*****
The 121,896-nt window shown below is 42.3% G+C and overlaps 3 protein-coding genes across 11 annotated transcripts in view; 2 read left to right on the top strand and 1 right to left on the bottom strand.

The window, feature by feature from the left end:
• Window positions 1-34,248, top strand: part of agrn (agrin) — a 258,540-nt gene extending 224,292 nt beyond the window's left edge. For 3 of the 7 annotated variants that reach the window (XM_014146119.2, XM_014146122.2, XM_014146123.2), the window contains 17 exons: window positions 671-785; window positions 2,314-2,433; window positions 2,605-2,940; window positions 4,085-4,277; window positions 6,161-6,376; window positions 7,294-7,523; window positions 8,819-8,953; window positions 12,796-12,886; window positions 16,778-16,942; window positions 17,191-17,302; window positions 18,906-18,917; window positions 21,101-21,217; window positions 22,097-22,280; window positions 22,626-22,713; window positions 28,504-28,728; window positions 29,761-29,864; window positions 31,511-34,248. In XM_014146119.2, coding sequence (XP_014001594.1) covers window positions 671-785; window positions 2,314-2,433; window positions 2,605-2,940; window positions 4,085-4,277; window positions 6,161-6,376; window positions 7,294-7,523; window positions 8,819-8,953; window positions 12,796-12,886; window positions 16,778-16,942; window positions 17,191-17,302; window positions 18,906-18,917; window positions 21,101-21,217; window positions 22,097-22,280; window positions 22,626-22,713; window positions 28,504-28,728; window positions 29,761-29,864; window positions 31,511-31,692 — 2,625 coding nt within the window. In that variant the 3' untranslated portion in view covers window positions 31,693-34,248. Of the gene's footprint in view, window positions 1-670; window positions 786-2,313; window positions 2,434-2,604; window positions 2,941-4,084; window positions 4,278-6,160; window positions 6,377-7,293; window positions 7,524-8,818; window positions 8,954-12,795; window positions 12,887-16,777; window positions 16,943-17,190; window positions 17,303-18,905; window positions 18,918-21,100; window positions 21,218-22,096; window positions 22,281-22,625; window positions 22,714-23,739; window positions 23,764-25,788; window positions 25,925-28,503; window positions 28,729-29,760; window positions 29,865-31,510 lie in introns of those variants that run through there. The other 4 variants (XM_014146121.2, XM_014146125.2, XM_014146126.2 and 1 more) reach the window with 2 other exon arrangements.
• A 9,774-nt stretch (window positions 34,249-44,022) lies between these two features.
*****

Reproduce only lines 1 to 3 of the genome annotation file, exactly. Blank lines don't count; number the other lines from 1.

The 121,896-nt window shown below is 42.3% G+C and overlaps 3 protein-coding genes across 11 annotated transcripts in view; 2 read left to right on the top strand and 1 right to left on the bottom strand.

The window, feature by feature from the left end:
• Window positions 1-34,248, top strand: part of agrn (agrin) — a 258,540-nt gene extending 224,292 nt beyond the window's left edge. For 3 of the 7 annotated variants that reach the window (XM_014146119.2, XM_014146122.2, XM_014146123.2), the window contains 17 exons: window positions 671-785; window positions 2,314-2,433; window positions 2,605-2,940; window positions 4,085-4,277; window positions 6,161-6,376; window positions 7,294-7,523; window positions 8,819-8,953; window positions 12,796-12,886; window positions 16,778-16,942; window positions 17,191-17,302; window positions 18,906-18,917; window positions 21,101-21,217; window positions 22,097-22,280; window positions 22,626-22,713; window positions 28,504-28,728; window positions 29,761-29,864; window positions 31,511-34,248. In XM_014146119.2, coding sequence (XP_014001594.1) covers window positions 671-785; window positions 2,314-2,433; window positions 2,605-2,940; window positions 4,085-4,277; window positions 6,161-6,376; window positions 7,294-7,523; window positions 8,819-8,953; window positions 12,796-12,886; window positions 16,778-16,942; window positions 17,191-17,302; window positions 18,906-18,917; window positions 21,101-21,217; window positions 22,097-22,280; window positions 22,626-22,713; window positions 28,504-28,728; window positions 29,761-29,864; window positions 31,511-31,692 — 2,625 coding nt within the window. In that variant the 3' untranslated portion in view covers window positions 31,693-34,248. Of the gene's footprint in view, window positions 1-670; window positions 786-2,313; window positions 2,434-2,604; window positions 2,941-4,084; window positions 4,278-6,160; window positions 6,377-7,293; window positions 7,524-8,818; window positions 8,954-12,795; window positions 12,887-16,777; window positions 16,943-17,190; window positions 17,303-18,905; window positions 18,918-21,100; window positions 21,218-22,096; window positions 22,281-22,625; window positions 22,714-23,739; window positions 23,764-25,788; window positions 25,925-28,503; window positions 28,729-29,760; window positions 29,865-31,510 lie in introns of those variants that run through there. The other 4 variants (XM_014146121.2, XM_014146125.2, XM_014146126.2 and 1 more) reach the window with 2 other exon arrangements.